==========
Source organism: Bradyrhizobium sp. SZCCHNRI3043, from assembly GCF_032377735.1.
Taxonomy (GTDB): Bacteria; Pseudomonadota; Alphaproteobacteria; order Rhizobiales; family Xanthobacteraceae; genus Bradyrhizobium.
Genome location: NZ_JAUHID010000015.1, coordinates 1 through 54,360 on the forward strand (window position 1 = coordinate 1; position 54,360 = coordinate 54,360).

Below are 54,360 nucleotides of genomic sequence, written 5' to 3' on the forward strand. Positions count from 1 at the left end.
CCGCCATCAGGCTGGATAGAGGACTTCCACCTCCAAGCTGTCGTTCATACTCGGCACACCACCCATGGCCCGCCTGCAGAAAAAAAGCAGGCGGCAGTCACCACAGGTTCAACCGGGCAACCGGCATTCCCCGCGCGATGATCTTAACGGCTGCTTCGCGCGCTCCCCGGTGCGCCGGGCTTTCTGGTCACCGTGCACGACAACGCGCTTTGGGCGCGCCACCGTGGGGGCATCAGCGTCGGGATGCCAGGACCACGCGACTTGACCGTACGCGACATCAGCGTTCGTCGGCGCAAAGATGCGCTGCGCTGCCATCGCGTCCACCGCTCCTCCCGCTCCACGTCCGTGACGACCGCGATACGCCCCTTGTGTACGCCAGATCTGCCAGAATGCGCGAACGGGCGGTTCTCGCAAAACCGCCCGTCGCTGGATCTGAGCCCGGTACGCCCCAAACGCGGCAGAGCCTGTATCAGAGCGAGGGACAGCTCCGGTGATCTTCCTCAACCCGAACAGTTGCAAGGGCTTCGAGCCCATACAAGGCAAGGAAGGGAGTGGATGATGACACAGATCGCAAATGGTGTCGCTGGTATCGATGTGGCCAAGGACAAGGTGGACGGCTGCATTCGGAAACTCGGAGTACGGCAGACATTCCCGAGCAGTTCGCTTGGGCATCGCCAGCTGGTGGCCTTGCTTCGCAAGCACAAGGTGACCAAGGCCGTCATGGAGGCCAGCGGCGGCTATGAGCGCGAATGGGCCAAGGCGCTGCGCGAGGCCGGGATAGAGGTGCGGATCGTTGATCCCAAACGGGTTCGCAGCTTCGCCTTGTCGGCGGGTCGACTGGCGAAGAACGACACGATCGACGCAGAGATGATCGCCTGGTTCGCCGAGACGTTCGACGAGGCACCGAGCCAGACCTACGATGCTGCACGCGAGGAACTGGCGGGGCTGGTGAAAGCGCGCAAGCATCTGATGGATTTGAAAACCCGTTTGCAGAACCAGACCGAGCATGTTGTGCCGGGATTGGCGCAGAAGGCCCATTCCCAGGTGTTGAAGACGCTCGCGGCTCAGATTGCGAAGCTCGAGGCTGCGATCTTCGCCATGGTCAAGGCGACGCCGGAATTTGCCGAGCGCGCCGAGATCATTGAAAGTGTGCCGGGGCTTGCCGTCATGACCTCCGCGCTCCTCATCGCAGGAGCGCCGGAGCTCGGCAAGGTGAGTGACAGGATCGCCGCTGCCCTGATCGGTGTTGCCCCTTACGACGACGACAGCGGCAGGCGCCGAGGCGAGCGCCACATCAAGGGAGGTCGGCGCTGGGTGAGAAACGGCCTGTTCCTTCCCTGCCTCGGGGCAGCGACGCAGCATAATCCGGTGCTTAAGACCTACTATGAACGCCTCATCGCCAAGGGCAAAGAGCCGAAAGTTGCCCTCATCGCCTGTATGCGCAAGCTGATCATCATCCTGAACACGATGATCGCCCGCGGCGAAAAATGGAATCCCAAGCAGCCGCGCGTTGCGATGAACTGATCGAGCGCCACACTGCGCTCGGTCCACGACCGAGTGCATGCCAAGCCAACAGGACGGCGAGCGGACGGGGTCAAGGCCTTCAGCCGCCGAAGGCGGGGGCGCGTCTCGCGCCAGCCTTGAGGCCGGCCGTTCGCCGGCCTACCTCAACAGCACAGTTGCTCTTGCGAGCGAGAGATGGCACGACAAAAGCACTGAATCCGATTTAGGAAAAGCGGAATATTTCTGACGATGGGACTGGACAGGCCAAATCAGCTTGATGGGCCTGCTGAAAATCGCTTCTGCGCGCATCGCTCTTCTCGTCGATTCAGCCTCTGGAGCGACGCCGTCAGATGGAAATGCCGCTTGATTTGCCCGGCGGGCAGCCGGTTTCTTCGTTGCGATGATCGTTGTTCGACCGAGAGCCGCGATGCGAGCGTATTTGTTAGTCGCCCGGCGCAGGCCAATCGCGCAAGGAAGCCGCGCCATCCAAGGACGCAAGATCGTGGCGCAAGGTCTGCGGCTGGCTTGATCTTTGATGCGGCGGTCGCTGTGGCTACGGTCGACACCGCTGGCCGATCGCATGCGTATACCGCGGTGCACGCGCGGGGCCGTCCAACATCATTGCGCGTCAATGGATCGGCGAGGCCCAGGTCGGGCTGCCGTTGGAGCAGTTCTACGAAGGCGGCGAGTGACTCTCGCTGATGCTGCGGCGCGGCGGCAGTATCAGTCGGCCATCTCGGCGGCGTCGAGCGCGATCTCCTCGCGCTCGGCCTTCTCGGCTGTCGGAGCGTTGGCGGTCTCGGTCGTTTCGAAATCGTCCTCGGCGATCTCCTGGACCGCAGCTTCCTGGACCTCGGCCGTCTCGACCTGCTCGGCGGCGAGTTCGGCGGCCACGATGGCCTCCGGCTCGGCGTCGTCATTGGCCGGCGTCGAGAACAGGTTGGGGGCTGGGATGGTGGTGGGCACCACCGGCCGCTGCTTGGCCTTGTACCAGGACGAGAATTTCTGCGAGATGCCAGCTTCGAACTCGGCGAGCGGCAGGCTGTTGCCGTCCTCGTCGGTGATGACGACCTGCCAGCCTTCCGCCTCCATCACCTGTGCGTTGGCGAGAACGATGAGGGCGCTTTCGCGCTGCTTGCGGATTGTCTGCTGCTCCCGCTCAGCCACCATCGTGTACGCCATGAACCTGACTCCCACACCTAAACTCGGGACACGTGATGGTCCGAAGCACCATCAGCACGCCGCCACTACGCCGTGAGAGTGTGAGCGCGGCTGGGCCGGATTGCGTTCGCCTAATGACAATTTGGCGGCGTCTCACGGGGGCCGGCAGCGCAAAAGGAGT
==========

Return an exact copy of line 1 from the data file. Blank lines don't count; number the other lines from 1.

Source organism: Bradyrhizobium sp. SZCCHNRI3043, from assembly GCF_032377735.1.